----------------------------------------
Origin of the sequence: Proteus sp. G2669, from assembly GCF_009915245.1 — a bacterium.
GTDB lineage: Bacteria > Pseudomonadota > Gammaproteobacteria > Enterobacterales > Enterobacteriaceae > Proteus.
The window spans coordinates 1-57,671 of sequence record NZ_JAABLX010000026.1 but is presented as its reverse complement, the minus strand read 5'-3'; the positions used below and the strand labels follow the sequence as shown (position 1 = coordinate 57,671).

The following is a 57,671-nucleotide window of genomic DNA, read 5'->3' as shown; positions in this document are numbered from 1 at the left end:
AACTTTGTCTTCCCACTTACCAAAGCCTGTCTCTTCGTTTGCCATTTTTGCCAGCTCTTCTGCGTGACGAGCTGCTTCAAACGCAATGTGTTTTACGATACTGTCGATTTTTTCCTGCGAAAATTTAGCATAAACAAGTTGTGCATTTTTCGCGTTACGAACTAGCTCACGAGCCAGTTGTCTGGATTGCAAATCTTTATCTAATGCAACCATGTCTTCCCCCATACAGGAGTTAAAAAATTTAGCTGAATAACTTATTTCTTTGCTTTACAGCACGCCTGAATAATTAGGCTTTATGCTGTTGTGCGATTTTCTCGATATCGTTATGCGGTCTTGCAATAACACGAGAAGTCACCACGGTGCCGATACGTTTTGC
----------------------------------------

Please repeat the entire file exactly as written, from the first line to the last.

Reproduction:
Origin of the sequence: Proteus sp. G2669, from assembly GCF_009915245.1 — a bacterium.
GTDB lineage: Bacteria > Pseudomonadota > Gammaproteobacteria > Enterobacterales > Enterobacteriaceae > Proteus.
The window spans coordinates 1-57,671 of sequence record NZ_JAABLX010000026.1 but is presented as its reverse complement, the minus strand read 5'-3'; the positions used below and the strand labels follow the sequence as shown (position 1 = coordinate 57,671).

The following is a 57,671-nucleotide window of genomic DNA, read 5'->3' as shown; positions in this document are numbered from 1 at the left end:
AACTTTGTCTTCCCACTTACCAAAGCCTGTCTCTTCGTTTGCCATTTTTGCCAGCTCTTCTGCGTGACGAGCTGCTTCAAACGCAATGTGTTTTACGATACTGTCGATTTTTTCCTGCGAAAATTTAGCATAAACAAGTTGTGCATTTTTCGCGTTACGAACTAGCTCACGAGCCAGTTGTCTGGATTGCAAATCTTTATCTAATGCAACCATGTCTTCCCCCATACAGGAGTTAAAAAATTTAGCTGAATAACTTATTTCTTTGCTTTACAGCACGCCTGAATAATTAGGCTTTATGCTGTTGTGCGATTTTCTCGATATCGTTATGCGGTCTTGCAATAACACGAGAAGTCACCACGGTGCCGATACGTTTTGC